After my sermon this morning, a man visiting our services approached me and said this: “I don’t want to give you the big head, but your content and delivery were both flawless this morning.” He was gracious and genuine, so it was a nice word of encouragement! (I know it was not flawless by any stretch of the imagination.)
Here is what that man did not know…When my family moved to Granbury in 2004, the church conducted some kind of church wide survey. One of the questions on the survey was: “If you could change anything about the Granbury Church of Christ, what would you change?” I don’t recall all of the responses, but one stands out… A couple said: If one change could be made, they would like to hear better sermon content and more effective delivery of sermons. It was actually not stated that nicely on the survey, but that is the essences of their response to that question!
I handled their commentary very poorly. I knew this couple. I thought they were my friends. I should have gone to them immediately in person. In a personal interchange, two questions needed to be posed: what do you perceive as good sermon content? How do you think my delivery could improve? I could take what was helpful and move on with life! But, I was deeply hurt. I felt betrayed by a friend. I did not share this experience with anyone.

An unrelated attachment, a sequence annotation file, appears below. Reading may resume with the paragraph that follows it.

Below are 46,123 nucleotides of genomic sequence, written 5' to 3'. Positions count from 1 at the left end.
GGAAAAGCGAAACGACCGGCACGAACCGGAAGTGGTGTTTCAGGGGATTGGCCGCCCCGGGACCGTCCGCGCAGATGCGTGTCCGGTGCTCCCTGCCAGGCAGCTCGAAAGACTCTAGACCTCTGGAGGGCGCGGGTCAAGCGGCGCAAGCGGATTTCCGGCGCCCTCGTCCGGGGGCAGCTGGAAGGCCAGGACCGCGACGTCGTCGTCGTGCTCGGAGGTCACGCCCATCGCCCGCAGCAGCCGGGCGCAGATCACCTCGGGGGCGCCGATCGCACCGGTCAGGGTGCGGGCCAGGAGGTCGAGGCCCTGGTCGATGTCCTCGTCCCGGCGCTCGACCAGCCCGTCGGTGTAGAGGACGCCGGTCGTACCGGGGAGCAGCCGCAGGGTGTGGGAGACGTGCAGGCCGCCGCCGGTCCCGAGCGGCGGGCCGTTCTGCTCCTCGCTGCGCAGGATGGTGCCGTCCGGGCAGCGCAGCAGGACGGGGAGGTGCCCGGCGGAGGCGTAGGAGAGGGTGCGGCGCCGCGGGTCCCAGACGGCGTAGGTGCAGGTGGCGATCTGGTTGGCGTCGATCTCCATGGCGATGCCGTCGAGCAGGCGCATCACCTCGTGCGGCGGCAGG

I internalized their criticism, which did nothing but impede my growth as a public speaker. The style of my weekly presentations was characterized by caution. I was not about to be personal or transparent, as I delivered weekly sermons. It was a disservice to the church. And it was my fault.
That couple moved away well over a decade ago. By the grace of God, I am still here working away. I have had several outstanding “coaches” enter the picture since 2004. Such coaches came alongside me and offered constructive criticism. They noted the areas where I was excelling and ways I could improve as well. Their comments had depth and substance. Good coaches are priceless.
What is the learning curve in this situation? If someone is critical of you directly or indirectly, go to the source. Go in person. No electronic communication allowed! Approach your critic in a spirit of humility. Ask them: what I am doing wrong? How can I improve? You can then evaluate the merit of their observations. In most cases, even our worst critics have something to offer that is helpful.
As the kind gentleman offered his words of encouragement this morning, I could not help but smile. The people in 2004 that felt the most needed improvement was sermon content and sermon delivery were probably right! Today, I am grateful for thoughtful coaches. They challenge us. They help us grow. May I take I a page out of their notebook!